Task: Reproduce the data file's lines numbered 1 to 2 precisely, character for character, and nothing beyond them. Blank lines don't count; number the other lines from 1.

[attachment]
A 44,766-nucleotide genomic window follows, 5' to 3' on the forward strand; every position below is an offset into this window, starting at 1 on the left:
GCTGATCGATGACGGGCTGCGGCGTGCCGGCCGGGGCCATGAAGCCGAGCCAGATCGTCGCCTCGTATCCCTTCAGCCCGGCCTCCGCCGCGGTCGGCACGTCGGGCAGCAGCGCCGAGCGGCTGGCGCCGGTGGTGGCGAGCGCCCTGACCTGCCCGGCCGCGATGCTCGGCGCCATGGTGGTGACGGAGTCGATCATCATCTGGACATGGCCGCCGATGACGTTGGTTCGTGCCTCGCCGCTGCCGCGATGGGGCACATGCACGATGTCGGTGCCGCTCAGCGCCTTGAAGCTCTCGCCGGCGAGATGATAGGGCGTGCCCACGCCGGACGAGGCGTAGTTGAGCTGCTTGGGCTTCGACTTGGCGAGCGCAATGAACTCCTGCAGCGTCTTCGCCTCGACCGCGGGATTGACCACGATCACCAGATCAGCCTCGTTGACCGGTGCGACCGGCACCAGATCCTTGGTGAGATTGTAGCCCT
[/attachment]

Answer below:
A 44,766-nucleotide genomic window follows, 5' to 3' on the forward strand; every position below is an offset into this window, starting at 1 on the left:
GCTGATCGATGACGGGCTGCGGCGTGCCGGCCGGGGCCATGAAGCCGAGCCAGATCGTCGCCTCGTATCCCTTCAGCCCGGCCTCCGCCGCGGTCGGCACGTCGGGCAGCAGCGCCGAGCGGCTGGCGCCGGTGGTGGCGAGCGCCCTGACCTGCCCGGCCGCGATGCTCGGCGCCATGGTGGTGACGGAGTCGATCATCATCTGGACATGGCCGCCGATGACGTTGGTTCGTGCCTCGCCGCTGCCGCGATGGGGCACATGCACGATGTCGGTGCCGCTCAGCGCCTTGAAGCTCTCGCCGGCGAGATGATAGGGCGTGCCCACGCCGGACGAGGCGTAGTTGAGCTGCTTGGGCTTCGACTTGGCGAGCGCAATGAACTCCTGCAGCGTCTTCGCCTCGACCGCGGGATTGACCACGATCACCAGATCAGCCTCGTTGACCGGTGCGACCGGCACCAGATCCTTGGTGAGATTGTAGCCCT